Bakkafrost BAKKA
April 27, 2020 - 6:49am EST by
coyote
2020 2021
Price: 505.00 EPS 0 0
Shares Out. (in M): 59 P/E 21 18
Market Cap (in $M): 2,822 P/FCF 20 20
Net Debt (in $M): 197 EBIT 1,384 1,591
TEV ($): 3,044 TEV/EBIT 15 13

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Description

Darthtrader’s recent write-up on Salmar is a good call given the COVID-driven weakness in salmon prices in the short-term. While I lack any sort of forecasting abilities on specific price levels longer-term, I think there is a sensible case for higher prices as a result of the rising demand and supply constraints which darthrader pinpoints as I also did  on Bakkafrost’s 2018 write-up.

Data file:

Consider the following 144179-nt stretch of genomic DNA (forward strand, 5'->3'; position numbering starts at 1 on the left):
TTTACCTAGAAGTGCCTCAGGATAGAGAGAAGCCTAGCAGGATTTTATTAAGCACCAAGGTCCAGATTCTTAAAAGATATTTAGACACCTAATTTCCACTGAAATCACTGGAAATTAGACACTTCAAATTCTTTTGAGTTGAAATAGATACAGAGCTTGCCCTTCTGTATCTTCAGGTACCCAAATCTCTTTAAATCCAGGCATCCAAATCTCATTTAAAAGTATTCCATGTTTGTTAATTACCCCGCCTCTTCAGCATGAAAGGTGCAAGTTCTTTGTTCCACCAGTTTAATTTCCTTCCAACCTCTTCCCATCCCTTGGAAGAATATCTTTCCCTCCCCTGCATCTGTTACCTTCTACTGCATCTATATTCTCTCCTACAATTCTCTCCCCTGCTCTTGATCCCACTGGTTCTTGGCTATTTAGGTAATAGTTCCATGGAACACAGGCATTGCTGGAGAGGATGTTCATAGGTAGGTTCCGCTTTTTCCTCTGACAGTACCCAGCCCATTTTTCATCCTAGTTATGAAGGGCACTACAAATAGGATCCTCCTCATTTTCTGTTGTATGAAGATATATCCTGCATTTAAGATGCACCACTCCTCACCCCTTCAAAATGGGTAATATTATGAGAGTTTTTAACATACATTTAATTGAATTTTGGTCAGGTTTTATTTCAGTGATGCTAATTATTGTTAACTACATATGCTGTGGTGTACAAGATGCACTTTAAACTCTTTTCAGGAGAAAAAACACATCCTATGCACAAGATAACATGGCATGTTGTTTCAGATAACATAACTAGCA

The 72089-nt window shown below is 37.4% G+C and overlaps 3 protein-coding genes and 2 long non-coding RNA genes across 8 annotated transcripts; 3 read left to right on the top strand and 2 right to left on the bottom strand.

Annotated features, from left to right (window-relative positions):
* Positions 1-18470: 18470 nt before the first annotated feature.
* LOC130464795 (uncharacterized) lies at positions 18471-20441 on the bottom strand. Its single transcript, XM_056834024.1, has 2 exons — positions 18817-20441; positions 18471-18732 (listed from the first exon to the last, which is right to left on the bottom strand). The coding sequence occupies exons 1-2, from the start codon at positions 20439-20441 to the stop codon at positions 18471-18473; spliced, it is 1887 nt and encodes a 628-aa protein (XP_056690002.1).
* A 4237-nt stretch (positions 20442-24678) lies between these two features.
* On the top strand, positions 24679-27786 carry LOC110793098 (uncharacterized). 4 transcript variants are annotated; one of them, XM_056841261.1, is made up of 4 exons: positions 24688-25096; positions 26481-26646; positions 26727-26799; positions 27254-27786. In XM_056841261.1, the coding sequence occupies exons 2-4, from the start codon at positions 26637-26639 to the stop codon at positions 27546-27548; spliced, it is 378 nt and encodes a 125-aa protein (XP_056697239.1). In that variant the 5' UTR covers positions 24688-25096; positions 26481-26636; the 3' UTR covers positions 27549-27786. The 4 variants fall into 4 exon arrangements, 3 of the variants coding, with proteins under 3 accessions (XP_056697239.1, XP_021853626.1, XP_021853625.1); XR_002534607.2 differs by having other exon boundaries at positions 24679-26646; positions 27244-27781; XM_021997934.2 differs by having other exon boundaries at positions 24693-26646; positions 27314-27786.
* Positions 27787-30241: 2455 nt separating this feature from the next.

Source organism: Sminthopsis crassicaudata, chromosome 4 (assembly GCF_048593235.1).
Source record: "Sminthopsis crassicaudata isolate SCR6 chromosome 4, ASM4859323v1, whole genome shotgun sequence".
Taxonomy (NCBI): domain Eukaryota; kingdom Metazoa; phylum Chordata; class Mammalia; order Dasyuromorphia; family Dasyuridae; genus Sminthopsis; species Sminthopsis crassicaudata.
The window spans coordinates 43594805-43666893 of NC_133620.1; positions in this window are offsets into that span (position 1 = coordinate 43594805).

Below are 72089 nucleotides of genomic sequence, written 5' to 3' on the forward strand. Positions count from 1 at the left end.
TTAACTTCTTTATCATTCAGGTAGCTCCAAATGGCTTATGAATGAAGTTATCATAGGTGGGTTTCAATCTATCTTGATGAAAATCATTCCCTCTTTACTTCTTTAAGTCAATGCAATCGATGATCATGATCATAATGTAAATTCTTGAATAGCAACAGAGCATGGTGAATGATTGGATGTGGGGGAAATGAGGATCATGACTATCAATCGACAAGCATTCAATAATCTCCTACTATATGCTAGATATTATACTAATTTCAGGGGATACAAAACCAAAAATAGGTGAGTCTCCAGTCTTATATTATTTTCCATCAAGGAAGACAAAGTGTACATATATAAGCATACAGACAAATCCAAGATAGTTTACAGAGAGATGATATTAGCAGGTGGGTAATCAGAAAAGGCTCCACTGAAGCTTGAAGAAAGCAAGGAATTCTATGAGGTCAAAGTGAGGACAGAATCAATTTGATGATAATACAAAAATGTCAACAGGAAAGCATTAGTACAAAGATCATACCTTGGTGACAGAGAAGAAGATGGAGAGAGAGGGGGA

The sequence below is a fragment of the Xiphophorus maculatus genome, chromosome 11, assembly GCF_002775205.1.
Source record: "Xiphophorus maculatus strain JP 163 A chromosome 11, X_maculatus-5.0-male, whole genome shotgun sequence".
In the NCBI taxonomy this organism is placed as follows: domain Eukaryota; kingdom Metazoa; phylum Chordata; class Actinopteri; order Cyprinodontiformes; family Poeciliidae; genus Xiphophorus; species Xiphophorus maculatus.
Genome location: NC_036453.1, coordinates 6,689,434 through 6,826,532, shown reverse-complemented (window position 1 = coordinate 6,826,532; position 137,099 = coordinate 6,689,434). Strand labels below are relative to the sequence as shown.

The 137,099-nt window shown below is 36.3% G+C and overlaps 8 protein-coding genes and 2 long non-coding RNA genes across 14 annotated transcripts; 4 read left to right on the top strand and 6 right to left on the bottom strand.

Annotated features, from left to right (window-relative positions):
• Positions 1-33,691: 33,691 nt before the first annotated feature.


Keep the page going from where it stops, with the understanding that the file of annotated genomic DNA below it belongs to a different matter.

I am typically not a fan of posting old ideas again, but I think Bakkafrost deserves revisiting as it is fundamentally a different business now from what it was in 2018. In September 2019 Bakkafrost acquired The Scottish Salmon Company (SSC), the #2 farming operator in the area after Mowi by harvesting volumes, putting an end to a five-decade status as a Faroese-only company. This transformational acquisition alongside the opportunity that still remains in the Faroes, in synchrony with the recent share price decline bode well again for an attractive entry point to own the shares for the long run.

Some updates

(1) The playbook to reach 76,000 tonnes in the Faroes by 2023 from the current 57,000 remains intact – if anything prospects are better as the investments in the larger-smolt strategy and the biogas plant translate into progressively reduced biological risk.

(2) SSC will likely add an additional ~43,000 tonnes of Scottish Salmon by 2024.